Alguersuari had made his Formula One debut for Scuderia Toro Rosso the previous week at the Hungaroring, and promptly recorded his best weekend of the season in the Algarve, amassing 27 points for the feature race pole, a win in the feature, and a third-place finish in the sprint race. A third win for Baguette at the Nürburgring took him to within reach of the title, and did so with a fifth in the feature race. Fairuz Fauzy, a winner in Hungary, moved into contention for second, with a second and a third in the same round. Pic's second win of the season, gave him the advantage heading to Alcañiz, leading Walker by seven, Alguersuari by nine, and Fauzy and Turvey by seventeen. Martínez's challenge had faded to a distant memory, with four retirements in six races dropping him to seventh.
Despite the pressure being off the Belgian, Baguette finished the season in style with a double win. But the main focus of the weekend was the battle for second in the championship. Even going into the final race of the season, it remain unresolved. Five drivers were separated by eight points, with a maximum of fifteen available. As it turned out, the driver furthest back going into the race came out in second place, as Fauzy finished second behind Baguette, and with none of the other drivers in contention scoring more than six points, the Malaysian edged out Pic by just four points. That said, he was nearly 60 points behind the runaway champion Baguette, who amassed fifteen consecutive points-scoring finishes and 90 points in the final eight races of the season, including five wins. Other drivers to win races were Pasquale Di Sabatino of RC Motorsport and Jon Lancaster of Comtec Racing.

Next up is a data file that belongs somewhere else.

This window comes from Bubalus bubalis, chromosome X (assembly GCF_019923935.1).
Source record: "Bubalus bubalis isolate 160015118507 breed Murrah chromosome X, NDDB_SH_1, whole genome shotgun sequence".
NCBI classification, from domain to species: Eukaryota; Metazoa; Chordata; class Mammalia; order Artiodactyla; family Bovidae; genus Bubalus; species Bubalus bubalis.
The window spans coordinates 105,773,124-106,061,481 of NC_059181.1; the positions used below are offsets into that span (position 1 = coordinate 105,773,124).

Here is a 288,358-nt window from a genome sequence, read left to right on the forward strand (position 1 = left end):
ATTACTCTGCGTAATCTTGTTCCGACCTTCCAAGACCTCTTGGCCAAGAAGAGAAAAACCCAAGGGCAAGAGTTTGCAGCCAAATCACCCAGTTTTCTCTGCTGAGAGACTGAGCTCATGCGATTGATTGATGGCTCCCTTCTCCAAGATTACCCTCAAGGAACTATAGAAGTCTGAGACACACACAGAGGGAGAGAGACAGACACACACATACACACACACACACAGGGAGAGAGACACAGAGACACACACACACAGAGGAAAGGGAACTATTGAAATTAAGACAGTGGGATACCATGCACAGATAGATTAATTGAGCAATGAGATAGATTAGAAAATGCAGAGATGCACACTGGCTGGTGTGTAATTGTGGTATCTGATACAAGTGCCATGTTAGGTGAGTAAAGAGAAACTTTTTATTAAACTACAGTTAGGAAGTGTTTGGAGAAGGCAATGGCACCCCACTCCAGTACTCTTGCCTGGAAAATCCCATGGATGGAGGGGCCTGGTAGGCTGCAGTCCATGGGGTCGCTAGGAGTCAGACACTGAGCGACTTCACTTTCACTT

Eurocup Formula Renault 2.0
The 2-litre Formula Renaults were dominated by just three drivers; teenagers Albert Costa of Epsilon Euskadi, SG Formula's Jean-Éric Vergne and Motopark Academy figurehead António Félix da Costa. The trio combined for thirteen of the fourteen pole positions, twelve fastest laps and twelve wins, with only Costa's team-mate Nathanaël Berthon and Félix da Costa's team-mate Adrian Quaife-Hobbs breaking the stranglehold. Costa dominated early in the season, winning the first four races on the road. However, he lost his first victory in Barcelona due a technical problem with the gearbox of his Epsilon Euskadi car, gifting victory to Berthon. Félix da Costa was the only driver keeping up with the Spaniard, having finished the first four races on the podium, with three seconds and a third. Vergne was in a lowly eighth, after a non-scoring weekend in Barcelona. Félix da Costa took over the championship lead at the Hungaroring, as Costa retired from the first race which Vergne won.